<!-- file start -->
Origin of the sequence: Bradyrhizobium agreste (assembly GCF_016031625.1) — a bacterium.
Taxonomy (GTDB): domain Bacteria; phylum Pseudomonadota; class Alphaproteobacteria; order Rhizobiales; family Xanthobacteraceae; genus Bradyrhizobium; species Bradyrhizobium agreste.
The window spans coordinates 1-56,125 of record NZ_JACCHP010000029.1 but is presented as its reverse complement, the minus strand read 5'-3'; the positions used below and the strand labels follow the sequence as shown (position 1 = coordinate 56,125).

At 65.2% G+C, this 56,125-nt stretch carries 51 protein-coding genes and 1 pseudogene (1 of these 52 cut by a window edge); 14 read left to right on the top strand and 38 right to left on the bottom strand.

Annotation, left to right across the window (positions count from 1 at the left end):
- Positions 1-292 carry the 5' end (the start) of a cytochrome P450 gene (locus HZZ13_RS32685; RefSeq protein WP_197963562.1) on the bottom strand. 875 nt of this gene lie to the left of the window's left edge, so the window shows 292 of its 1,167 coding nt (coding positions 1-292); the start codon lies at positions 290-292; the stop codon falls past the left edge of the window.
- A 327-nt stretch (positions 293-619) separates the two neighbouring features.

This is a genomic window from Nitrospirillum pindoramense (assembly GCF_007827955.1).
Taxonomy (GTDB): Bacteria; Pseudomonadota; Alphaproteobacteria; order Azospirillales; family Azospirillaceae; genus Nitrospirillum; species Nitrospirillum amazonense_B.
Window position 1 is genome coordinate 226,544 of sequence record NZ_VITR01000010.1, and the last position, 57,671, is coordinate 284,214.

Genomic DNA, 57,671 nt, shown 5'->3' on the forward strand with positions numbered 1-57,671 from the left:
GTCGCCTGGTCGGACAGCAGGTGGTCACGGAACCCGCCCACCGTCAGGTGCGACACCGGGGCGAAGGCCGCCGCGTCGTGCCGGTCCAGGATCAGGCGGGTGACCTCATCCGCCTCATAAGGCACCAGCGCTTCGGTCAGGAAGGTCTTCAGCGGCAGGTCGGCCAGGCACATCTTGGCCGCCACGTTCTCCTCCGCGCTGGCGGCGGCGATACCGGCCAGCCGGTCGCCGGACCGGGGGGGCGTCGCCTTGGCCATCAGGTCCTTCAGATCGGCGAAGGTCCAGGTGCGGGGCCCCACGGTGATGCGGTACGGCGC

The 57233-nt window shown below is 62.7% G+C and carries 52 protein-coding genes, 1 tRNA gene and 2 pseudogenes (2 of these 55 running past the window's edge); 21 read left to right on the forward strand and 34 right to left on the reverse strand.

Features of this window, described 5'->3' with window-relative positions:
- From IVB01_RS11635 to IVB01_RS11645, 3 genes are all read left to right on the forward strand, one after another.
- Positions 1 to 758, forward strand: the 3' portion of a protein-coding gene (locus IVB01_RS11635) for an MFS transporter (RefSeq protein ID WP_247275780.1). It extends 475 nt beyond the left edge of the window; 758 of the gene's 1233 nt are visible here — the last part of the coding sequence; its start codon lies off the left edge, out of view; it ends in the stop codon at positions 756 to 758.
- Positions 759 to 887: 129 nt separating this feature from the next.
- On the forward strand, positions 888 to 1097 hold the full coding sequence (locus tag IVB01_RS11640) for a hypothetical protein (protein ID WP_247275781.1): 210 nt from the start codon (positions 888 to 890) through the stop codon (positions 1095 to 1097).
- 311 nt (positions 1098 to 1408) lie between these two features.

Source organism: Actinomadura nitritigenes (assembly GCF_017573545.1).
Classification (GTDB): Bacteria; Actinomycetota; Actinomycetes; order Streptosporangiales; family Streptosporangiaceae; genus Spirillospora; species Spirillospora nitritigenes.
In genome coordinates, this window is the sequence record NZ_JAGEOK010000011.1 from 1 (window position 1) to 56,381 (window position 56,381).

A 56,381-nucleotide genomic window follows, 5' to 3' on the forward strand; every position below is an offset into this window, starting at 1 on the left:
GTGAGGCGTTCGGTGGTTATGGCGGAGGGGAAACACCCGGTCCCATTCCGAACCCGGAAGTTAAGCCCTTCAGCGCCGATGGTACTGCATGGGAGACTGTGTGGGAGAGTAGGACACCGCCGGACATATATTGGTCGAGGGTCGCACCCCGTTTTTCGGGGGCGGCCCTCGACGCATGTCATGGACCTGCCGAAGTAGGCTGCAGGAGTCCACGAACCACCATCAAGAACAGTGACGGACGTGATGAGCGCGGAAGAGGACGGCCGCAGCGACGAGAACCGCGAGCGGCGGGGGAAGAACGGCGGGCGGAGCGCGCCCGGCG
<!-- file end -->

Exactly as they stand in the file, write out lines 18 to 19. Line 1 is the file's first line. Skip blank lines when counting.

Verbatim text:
- On the forward strand, positions 888 to 1097 hold the full coding sequence (locus tag IVB01_RS11640) for a hypothetical protein (protein ID WP_247275781.1): 210 nt from the start codon (positions 888 to 890) through the stop codon (positions 1095 to 1097).
- 311 nt (positions 1098 to 1408) lie between these two features.